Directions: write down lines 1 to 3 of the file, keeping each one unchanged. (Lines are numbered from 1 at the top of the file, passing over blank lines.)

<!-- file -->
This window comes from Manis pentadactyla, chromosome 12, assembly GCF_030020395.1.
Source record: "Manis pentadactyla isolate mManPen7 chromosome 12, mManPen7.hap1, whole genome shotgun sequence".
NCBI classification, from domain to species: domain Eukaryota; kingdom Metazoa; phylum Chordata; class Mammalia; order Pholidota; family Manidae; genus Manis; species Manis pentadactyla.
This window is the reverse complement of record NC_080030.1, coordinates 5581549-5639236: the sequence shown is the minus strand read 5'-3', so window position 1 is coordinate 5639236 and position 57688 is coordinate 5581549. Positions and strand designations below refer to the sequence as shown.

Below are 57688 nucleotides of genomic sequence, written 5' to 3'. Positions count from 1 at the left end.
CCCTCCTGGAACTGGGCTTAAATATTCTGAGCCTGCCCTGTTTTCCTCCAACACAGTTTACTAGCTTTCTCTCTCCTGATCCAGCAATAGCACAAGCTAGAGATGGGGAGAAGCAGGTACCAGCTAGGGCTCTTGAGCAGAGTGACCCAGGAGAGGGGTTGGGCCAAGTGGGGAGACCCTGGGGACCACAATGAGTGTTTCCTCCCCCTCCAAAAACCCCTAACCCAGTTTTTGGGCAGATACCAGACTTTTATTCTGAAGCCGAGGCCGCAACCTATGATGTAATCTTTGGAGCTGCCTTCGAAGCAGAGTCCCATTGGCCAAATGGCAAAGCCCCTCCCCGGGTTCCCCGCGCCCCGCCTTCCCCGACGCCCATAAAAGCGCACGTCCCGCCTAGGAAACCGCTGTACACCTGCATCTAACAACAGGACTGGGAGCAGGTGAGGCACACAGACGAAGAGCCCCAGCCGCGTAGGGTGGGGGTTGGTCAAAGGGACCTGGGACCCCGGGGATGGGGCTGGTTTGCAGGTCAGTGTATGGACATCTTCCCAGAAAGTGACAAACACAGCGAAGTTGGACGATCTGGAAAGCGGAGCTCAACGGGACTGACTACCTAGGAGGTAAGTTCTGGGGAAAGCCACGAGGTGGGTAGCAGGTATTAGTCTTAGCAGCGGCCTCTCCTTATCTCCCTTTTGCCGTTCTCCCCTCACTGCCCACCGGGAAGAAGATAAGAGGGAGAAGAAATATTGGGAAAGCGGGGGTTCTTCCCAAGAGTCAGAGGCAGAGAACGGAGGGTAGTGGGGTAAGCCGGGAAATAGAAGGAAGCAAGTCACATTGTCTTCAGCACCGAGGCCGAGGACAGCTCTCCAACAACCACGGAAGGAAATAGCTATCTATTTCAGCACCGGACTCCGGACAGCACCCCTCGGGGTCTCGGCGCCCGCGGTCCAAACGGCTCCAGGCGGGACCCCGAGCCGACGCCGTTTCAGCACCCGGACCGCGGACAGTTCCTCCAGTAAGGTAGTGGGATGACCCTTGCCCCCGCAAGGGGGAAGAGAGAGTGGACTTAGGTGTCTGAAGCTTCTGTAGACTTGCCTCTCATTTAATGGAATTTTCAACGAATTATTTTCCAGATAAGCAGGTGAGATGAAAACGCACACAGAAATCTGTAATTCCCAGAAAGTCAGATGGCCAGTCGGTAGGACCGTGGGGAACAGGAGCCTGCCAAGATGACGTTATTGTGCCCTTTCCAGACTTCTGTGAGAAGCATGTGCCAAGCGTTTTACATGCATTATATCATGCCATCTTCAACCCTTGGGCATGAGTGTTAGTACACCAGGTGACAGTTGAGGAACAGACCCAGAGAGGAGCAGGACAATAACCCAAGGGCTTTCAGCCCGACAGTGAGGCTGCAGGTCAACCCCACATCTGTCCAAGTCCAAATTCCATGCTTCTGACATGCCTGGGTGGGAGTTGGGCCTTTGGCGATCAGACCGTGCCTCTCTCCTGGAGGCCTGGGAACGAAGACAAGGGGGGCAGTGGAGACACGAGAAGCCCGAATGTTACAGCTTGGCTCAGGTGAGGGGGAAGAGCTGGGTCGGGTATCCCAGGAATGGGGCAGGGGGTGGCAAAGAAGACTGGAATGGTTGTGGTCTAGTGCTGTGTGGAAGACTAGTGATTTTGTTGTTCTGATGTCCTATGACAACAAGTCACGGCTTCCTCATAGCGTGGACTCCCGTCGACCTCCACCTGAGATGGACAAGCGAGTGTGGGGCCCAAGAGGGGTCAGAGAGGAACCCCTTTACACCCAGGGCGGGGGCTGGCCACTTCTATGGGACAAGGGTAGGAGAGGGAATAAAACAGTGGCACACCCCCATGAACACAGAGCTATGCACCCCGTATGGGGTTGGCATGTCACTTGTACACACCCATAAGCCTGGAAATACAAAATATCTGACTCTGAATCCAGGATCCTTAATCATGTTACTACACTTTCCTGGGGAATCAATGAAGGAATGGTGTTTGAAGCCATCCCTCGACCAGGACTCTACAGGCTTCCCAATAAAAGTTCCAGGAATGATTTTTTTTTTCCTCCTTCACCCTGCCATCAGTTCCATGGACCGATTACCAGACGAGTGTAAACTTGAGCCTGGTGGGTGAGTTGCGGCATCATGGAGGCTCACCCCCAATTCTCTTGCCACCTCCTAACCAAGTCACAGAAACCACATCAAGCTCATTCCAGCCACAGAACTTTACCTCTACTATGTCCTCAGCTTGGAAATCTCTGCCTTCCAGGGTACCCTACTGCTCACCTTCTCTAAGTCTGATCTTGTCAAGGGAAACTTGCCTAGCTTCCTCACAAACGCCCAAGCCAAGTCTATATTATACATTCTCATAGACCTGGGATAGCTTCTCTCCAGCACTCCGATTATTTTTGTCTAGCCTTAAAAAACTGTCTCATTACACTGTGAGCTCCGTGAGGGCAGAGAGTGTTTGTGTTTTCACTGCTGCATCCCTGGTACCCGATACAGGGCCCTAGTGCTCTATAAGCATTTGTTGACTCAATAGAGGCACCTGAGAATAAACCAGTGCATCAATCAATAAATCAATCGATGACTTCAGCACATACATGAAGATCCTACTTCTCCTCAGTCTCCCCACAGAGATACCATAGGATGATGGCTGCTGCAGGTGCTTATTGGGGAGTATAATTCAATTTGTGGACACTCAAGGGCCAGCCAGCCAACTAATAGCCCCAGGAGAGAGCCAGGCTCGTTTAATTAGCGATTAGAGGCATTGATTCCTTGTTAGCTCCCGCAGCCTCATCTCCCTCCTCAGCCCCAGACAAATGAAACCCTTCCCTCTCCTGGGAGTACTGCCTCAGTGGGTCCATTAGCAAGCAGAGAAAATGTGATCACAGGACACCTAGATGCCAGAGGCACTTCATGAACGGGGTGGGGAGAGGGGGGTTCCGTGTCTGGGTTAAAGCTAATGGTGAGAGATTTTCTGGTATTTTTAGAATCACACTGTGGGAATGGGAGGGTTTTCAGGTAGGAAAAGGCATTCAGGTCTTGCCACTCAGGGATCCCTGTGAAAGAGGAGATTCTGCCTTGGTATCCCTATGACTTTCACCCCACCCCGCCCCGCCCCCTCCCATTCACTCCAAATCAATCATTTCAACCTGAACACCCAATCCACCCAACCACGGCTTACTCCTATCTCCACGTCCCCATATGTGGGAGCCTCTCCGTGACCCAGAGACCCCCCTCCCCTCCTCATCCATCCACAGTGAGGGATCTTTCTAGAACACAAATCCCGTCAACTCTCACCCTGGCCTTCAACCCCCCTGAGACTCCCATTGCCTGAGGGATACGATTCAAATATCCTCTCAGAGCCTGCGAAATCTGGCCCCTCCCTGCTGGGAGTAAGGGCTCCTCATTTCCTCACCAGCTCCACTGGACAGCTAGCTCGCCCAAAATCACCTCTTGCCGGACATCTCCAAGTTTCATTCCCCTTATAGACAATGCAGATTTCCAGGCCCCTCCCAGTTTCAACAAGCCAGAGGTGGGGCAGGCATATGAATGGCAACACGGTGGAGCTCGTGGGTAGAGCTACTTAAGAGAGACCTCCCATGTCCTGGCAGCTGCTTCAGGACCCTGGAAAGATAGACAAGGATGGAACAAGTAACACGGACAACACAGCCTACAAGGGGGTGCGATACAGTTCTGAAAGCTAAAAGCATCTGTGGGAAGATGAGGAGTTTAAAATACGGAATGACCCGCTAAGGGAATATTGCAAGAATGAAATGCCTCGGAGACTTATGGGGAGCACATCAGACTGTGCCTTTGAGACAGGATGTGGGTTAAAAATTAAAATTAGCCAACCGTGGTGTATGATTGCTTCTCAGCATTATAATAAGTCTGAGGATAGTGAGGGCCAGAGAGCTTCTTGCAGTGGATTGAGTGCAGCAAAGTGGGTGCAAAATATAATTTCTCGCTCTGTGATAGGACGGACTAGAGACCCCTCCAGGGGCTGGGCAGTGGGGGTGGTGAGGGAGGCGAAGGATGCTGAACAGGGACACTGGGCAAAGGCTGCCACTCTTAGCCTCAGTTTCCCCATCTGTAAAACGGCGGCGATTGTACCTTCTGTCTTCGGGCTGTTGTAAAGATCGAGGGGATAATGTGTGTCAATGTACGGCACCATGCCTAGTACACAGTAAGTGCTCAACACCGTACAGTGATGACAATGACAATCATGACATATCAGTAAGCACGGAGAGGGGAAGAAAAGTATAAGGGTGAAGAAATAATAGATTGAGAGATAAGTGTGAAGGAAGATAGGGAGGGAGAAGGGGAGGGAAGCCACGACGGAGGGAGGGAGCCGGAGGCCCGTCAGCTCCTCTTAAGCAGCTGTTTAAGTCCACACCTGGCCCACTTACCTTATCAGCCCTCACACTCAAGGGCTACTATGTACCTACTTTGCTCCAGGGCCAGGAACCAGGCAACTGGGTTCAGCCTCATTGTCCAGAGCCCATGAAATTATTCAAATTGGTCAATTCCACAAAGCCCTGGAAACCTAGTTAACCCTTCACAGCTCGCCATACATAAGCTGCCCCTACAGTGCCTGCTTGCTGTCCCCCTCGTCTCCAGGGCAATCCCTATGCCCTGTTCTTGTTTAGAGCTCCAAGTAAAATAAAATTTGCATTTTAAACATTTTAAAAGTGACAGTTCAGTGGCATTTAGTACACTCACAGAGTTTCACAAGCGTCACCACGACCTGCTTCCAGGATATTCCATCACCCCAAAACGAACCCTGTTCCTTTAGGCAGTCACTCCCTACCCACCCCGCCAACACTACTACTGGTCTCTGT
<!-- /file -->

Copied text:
This window comes from Manis pentadactyla, chromosome 12, assembly GCF_030020395.1.
Source record: "Manis pentadactyla isolate mManPen7 chromosome 12, mManPen7.hap1, whole genome shotgun sequence".
NCBI classification, from domain to species: domain Eukaryota; kingdom Metazoa; phylum Chordata; class Mammalia; order Pholidota; family Manidae; genus Manis; species Manis pentadactyla.